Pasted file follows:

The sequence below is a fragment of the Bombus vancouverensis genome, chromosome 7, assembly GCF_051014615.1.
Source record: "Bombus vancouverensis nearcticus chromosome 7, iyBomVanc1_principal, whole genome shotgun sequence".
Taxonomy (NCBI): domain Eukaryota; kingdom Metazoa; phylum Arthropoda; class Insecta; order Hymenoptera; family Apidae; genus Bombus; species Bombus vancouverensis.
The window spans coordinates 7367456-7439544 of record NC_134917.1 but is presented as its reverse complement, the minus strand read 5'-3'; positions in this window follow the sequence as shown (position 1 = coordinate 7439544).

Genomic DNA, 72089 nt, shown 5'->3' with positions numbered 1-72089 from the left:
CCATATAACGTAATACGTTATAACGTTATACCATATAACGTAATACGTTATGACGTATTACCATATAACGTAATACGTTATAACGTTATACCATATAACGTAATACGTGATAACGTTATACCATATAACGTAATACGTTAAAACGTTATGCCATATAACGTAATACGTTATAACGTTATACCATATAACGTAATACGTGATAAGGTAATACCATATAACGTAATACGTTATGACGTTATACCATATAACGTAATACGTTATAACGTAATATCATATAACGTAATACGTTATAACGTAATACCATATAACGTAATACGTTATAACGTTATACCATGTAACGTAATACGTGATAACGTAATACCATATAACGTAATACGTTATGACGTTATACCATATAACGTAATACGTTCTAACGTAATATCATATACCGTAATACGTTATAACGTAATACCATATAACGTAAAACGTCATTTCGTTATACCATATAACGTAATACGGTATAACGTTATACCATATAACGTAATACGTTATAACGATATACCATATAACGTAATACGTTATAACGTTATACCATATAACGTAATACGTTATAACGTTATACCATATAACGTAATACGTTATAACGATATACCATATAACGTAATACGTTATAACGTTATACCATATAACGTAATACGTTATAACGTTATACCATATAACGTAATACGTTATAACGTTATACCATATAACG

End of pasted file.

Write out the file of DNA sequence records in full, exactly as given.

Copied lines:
The sequence below is a fragment of the Bombus vancouverensis genome, chromosome 7, assembly GCF_051014615.1.
Source record: "Bombus vancouverensis nearcticus chromosome 7, iyBomVanc1_principal, whole genome shotgun sequence".
Taxonomy (NCBI): domain Eukaryota; kingdom Metazoa; phylum Arthropoda; class Insecta; order Hymenoptera; family Apidae; genus Bombus; species Bombus vancouverensis.
The window spans coordinates 7367456-7439544 of record NC_134917.1 but is presented as its reverse complement, the minus strand read 5'-3'; positions in this window follow the sequence as shown (position 1 = coordinate 7439544).

Genomic DNA, 72089 nt, shown 5'->3' with positions numbered 1-72089 from the left:
CCATATAACGTAATACGTTATAACGTTATACCATATAACGTAATACGTTATGACGTATTACCATATAACGTAATACGTTATAACGTTATACCATATAACGTAATACGTGATAACGTTATACCATATAACGTAATACGTTAAAACGTTATGCCATATAACGTAATACGTTATAACGTTATACCATATAACGTAATACGTGATAAGGTAATACCATATAACGTAATACGTTATGACGTTATACCATATAACGTAATACGTTATAACGTAATATCATATAACGTAATACGTTATAACGTAATACCATATAACGTAATACGTTATAACGTTATACCATGTAACGTAATACGTGATAACGTAATACCATATAACGTAATACGTTATGACGTTATACCATATAACGTAATACGTTCTAACGTAATATCATATACCGTAATACGTTATAACGTAATACCATATAACGTAAAACGTCATTTCGTTATACCATATAACGTAATACGGTATAACGTTATACCATATAACGTAATACGTTATAACGATATACCATATAACGTAATACGTTATAACGTTATACCATATAACGTAATACGTTATAACGTTATACCATATAACGTAATACGTTATAACGATATACCATATAACGTAATACGTTATAACGTTATACCATATAACGTAATACGTTATAACGTTATACCATATAACGTAATACGTTATAACGTTATACCATATAACG